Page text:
Tatler News Theatre/Cinema, Church Street, Liverpool.

Tatler News Theatre

25 Church Street,

 Liverpool, L1 1DA

Date opened: Monday February the 19th 1934

Date Closed: Spring 1973

Seating Capacity: 600



The Tatler, Church Street Liverpool was the first news and cartoon cinema in the city. It opened on Monday February the 19th 1934 and was run by Edwin Haigh and his son John.

          Edwin Haigh

In 1946 a second news theatre, the Liverpool News Theatre opened in Clayton Square, run by Jacey cinemas. The Tatler had seating for 600, 200 of them in the balcony. The cinema was designed from an existing construction fronting Church Street and Williamson Street. It is said that great ingenuity had to be exercised in order to comply with all the regulations of the public authorities. The contractors were John Rimmer and son, who were congratulated for their work.

The entrance in Church Street was lined with marble and brilliantly lit by means of neon display signs and tubular lights in tiers. The result making a striking design in metal and marble. The entrance foyer was floored with rubber. The wall decorations were finished with brightly coloured panelling dusted with gold. Illumination in the hall was by means of laylights fixed in the ceiling at various levels. Opening time was 11.30am and the programme was continuous from noon until 10.30. At the time of opening it is stated that admission prices were 7d and a shilling. A photograph showing a new canopy states it was 6d and a shilling. Each show lasted ninety minutes and the programme was changed twice a week.

The first manager was a Mr Hawkins, who had previously managed the Woolton Picture House. The cinema provided tea coffee and biscuits throughout the day. There was also a telephone kiosk installed on the mezzanine floor. A report in the Liverpool Echo dated October 13th 1939 says: ‘Following the approval of the very substantial basement of the Tatler cinema, Liverpool as an air raid shelter, the manager, Mr K Hann has obtained the necessary certificate for training personnel in ARP.’ The Classic Chester was also an air raid shelter. Can anyone name other cinemas that had this role? Also in April 1939 George Formby and his wife Beryl appeared at the cinema, opening the committee room of the newly formed Merseyside branch of the Classic Cinema Club. Formby said he was a big film fan and Mickey Rooney his favourite star.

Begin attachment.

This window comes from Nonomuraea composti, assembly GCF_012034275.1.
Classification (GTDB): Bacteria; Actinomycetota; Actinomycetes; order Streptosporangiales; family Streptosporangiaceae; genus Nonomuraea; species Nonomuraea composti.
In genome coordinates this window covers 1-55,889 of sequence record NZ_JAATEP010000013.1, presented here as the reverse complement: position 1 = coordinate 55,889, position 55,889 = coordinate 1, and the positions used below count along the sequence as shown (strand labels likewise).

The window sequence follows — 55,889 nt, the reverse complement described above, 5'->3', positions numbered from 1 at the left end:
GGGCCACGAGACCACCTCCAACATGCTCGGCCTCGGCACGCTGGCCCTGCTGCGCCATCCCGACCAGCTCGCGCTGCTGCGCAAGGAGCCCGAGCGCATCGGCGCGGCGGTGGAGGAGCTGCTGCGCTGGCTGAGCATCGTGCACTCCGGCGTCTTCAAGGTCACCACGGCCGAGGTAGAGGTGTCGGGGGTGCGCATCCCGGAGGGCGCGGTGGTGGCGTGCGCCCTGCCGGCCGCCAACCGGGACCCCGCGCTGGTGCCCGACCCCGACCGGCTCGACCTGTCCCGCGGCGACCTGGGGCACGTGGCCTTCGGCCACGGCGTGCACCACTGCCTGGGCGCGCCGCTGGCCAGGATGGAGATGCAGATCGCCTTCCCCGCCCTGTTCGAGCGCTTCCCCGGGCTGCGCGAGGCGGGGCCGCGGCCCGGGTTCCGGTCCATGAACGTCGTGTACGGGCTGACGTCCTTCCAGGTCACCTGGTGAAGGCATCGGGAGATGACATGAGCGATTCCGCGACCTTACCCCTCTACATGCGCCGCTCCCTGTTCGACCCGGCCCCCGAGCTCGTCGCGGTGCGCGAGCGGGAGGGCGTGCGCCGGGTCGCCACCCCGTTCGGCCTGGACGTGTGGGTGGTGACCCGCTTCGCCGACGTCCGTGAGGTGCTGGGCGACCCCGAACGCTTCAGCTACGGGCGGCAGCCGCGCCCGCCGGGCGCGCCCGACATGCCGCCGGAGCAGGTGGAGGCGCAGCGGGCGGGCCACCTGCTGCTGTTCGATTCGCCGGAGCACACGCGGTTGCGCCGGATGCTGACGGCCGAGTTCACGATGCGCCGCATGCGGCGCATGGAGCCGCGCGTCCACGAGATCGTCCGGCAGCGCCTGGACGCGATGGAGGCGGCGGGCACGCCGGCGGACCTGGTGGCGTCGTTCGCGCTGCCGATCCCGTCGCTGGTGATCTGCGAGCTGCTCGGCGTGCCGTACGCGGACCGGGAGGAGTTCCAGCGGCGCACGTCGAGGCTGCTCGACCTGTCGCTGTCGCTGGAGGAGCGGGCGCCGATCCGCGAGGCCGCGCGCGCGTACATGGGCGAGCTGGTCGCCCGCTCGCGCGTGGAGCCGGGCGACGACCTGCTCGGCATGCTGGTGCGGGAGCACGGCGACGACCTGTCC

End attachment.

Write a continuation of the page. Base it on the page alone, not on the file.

The projection room housed two Ross projectors with Kalee Vulcan arcs. The Sound system was the RCA photophone type. After the closure of the Classic Chester in 1970, the Simplex projectors from there were installed in the Tatler. The chief operator was a Mr Teesdale. On the 27th August 1941 the cinema closed due to an explosion, which caused damage to the stage end. After a refit costing £25,000 it re- opened. The new look included a new colour scheme of cream and maroon with speckles of gold. On each side of the stage there were flowers to add to the decorative effect.

On the 25th September 1968 the cinema closed and re-opened as the Classic cinema on the 4th October 1968, with a new bigger screen. The first feature was War and Peace. This was short lived, the cinema closing again in 1969 with Dr Dolittle.

Later in 1969 it opened as the Tatler cinema club, screening uncensored films. This lasted three years. Uncensored films were also shown at the Curzon Cinema Club, which had been the Essoldo on London Road. This cinema became the Tatler after the Church Street cinema stopped showing uncensored films. The former Essoldo went on to become the Eros cinema, also screening uncensored movies and presenting striptease before closing.

The Tatler was given a new lease of life when it re-opened as the Classic Cartoon Cinema, on the 23rd December 1972. Unfortunately, this only lasted three months and the building was never used as a cinema again, becoming a fashion store.

David A Ellis©chestercinemas.co.uk     pictures-Roger Shone’s collection